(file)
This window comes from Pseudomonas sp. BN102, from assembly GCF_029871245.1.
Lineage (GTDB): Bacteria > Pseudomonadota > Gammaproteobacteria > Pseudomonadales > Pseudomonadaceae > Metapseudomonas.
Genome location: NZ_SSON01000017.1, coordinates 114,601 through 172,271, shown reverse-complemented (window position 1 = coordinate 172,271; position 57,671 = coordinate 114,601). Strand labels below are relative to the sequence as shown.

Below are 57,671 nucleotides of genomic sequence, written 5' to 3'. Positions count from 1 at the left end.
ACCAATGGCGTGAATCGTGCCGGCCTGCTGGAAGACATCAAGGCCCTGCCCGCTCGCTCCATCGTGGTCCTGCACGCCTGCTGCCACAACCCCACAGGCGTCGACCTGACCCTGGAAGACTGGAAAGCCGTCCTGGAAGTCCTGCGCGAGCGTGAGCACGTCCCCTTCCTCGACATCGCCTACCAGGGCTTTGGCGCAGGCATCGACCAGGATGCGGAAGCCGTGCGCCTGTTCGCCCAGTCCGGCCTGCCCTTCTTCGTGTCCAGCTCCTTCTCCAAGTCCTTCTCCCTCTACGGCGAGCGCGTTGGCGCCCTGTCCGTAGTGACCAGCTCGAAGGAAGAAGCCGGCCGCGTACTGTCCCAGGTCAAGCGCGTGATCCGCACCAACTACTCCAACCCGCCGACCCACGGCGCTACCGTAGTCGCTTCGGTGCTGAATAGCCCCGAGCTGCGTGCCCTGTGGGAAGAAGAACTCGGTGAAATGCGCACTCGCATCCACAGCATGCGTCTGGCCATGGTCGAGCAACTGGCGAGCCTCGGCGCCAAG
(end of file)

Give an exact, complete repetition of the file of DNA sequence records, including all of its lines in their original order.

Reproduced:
This window comes from Pseudomonas sp. BN102, from assembly GCF_029871245.1.
Lineage (GTDB): Bacteria > Pseudomonadota > Gammaproteobacteria > Pseudomonadales > Pseudomonadaceae > Metapseudomonas.
Genome location: NZ_SSON01000017.1, coordinates 114,601 through 172,271, shown reverse-complemented (window position 1 = coordinate 172,271; position 57,671 = coordinate 114,601). Strand labels below are relative to the sequence as shown.

Below are 57,671 nucleotides of genomic sequence, written 5' to 3'. Positions count from 1 at the left end.
ACCAATGGCGTGAATCGTGCCGGCCTGCTGGAAGACATCAAGGCCCTGCCCGCTCGCTCCATCGTGGTCCTGCACGCCTGCTGCCACAACCCCACAGGCGTCGACCTGACCCTGGAAGACTGGAAAGCCGTCCTGGAAGTCCTGCGCGAGCGTGAGCACGTCCCCTTCCTCGACATCGCCTACCAGGGCTTTGGCGCAGGCATCGACCAGGATGCGGAAGCCGTGCGCCTGTTCGCCCAGTCCGGCCTGCCCTTCTTCGTGTCCAGCTCCTTCTCCAAGTCCTTCTCCCTCTACGGCGAGCGCGTTGGCGCCCTGTCCGTAGTGACCAGCTCGAAGGAAGAAGCCGGCCGCGTACTGTCCCAGGTCAAGCGCGTGATCCGCACCAACTACTCCAACCCGCCGACCCACGGCGCTACCGTAGTCGCTTCGGTGCTGAATAGCCCCGAGCTGCGTGCCCTGTGGGAAGAAGAACTCGGTGAAATGCGCACTCGCATCCACAGCATGCGTCTGGCCATGGTCGAGCAACTGGCGAGCCTCGGCGCCAAG